We know how stressful a diagnosis of alveolar soft part sarcoma can be, both for your child and for your whole family. That's why our physicians are focused on family-centered care: From your first visit, you'll work with a team of professionals who are committed to supporting all of your family's physical and psychosocial needs. We'll work with you to create a care plan that's best for your child.
Your child's physician will determine a specific course of treatment based on several factors, including:
- your child's age, overall health and medical history
- the location and size of the tumor
- whether the disease has recurred
Treatment for alveolar soft part sarcoma can vary greatly, depending on your child's unique situation. Your child's doctor and other members of your care team will discuss the options with you in-depth.
Traditional treatments for alveolar soft part sarcoma
Surgery is the most common and effective treatment for most soft tissue sarcomas, particularly for alveolar soft part sarcoma that has not spread. These tumors tend to be unresponsive to chemotherapy.
Depending on the size and location of the tumor, your child may either need:
- limb-salvage surgery to help preserve the limb by removing the tumor and some healthy tissue around the tumor, or
- amputation, which may be necessary if the tumor cannot be removed (for example, if it involves the nerves and blood vessels).
In addition to surgery, your child may need other types of treatment, including:
Our doctors use precisely targeted and dosed radiation to kill cancer cells left behind after your child's surgery. Radiation can also be given before surgery in order to shrink the tumor or in place of surgery to try to control tumor growth if surgery is not possible.
There is potential for blood loss during an operation to remove an alveolar soft part sarcoma because of the abnormal blood vessels that may be involved. As a result, surgery involves very careful planning.
- In some cases, before you and your child's treatment team decide on surgery, a radiologist may perform a procedure called arterial embolization. This blocks the blood flow in the abnormal vessels that are involved with the tumor. This reduces the risk of bleeding during surgery.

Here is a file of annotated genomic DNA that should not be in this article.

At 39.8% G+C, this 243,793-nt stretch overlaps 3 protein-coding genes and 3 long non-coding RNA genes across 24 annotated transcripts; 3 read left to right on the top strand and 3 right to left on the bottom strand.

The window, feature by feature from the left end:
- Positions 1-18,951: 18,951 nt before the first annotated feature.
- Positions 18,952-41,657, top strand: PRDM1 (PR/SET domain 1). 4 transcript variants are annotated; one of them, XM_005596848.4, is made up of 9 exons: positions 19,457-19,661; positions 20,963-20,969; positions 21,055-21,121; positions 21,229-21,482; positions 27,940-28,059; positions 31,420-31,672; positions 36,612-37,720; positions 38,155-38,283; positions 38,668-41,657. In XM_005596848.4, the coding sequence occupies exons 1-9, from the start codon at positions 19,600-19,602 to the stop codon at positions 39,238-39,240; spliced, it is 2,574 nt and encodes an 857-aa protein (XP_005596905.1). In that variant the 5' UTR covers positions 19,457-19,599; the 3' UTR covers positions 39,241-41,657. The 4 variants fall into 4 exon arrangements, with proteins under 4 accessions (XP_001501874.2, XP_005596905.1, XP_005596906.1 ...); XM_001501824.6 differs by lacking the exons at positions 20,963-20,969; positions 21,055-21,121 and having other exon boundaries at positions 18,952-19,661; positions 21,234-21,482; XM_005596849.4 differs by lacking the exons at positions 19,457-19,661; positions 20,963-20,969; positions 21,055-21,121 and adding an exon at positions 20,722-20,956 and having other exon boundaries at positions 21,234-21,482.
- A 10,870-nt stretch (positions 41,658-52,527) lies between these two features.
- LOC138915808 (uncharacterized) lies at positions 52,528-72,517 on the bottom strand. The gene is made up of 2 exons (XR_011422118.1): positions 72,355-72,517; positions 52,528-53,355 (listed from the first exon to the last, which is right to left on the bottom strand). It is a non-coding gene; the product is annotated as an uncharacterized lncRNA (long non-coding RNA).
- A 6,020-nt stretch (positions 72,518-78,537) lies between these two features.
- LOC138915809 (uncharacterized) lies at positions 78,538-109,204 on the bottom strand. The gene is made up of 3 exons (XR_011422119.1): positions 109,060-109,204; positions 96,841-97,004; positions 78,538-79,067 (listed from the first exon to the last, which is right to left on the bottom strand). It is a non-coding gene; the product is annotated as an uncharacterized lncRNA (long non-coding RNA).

- To determine whether your child can undergo arterial embolization without complications, your doctor may use an angiogram, a special x-ray that helps doctors to visualize the involved blood vessels.
In some cases, chemotherapy may be used to treat an alveolar soft part sarcoma. Chemotherapy is class of drugs that interferes with the cancer cell's ability to grow or reproduce.
- Different groups of chemotherapy drugs work in different ways to fight cancer cells and shrink tumors.
- Often, a combination of chemotherapy drugs is used.
- Certain chemotherapy drugs may be given in a specific order depending on the type of cancer it is being used to treat.
While chemotherapy can be quite effective in treating certain cancers, the agents don't differentiate normal healthy cells from cancer cells. Because of this, there can be many adverse side effects during treatment. Being able to anticipate these side effects can help the care team, parents, and child prepare, and, in some cases, prevent these symptoms from occurring, if possible.
Chemotherapy is systemic treatment, meaning it is introduced to the bloodstream and travels throughout the body to kill cancer cells. Chemotherapy can be given:
- as a pill to swallow
- as an injection into the muscle or fat tissue
- intravenously (IV), directly to the bloodstream
- intrathecally, directly into the spinal column with a needle
The term “supportive care” refers to any type of treatment to prevent and treat infections, side effects of treatments and complications, and to keep your child comfortable during treatment. It is an important part of our care for all children receiving cancer treatment.
What is the recommended long-term care regimen for a child treated for alveolar soft part sarcoma?
Children treated for alveolar soft part sarcoma should visit a survivorship clinic every year to:
- manage disease complications
- screen for early recurrence of cancer
- manage late effects of treatment
A typical follow-up visit may include some or all of the following:
- a physical exam
- laboratory testing
- imaging scans
Through the David B. Perini, Jr. Quality of Life Clinic at Dana-Farber Cancer Institute, childhood cancer survivors receive a comprehensive follow-up evaluation from their cancer care team.
- Our childhood cancer survivorship clinic is held weekly.
- In addition to meeting with your pediatric oncologists, your child may see one of our endocrinologists, cardiologists, neurologists, neuro-psychologists or alternative/complementary therapy specialists.
- We also offer the following services:
- patient and family education
- psychosocial assessment
- genetic counseling
- reproductive and fertility evaluation and counseling
- opportunities to speak with other childhood cancer survivors
Coping and support
In addition to providing medical care, the Dana-Farber/Boston Children’s Cancer and Blood Disorders Center strives to also meet all of your family's emotional and quality-of-life needs.
We know that unfamiliar places, especially hospitals, often create anxiety and fear for a child. We also know this isn't an easy time or task for parents, who have their own fears and concerns about the situation. Our family support services will help address many of your needs and concerns.
Read more about our resources and support services.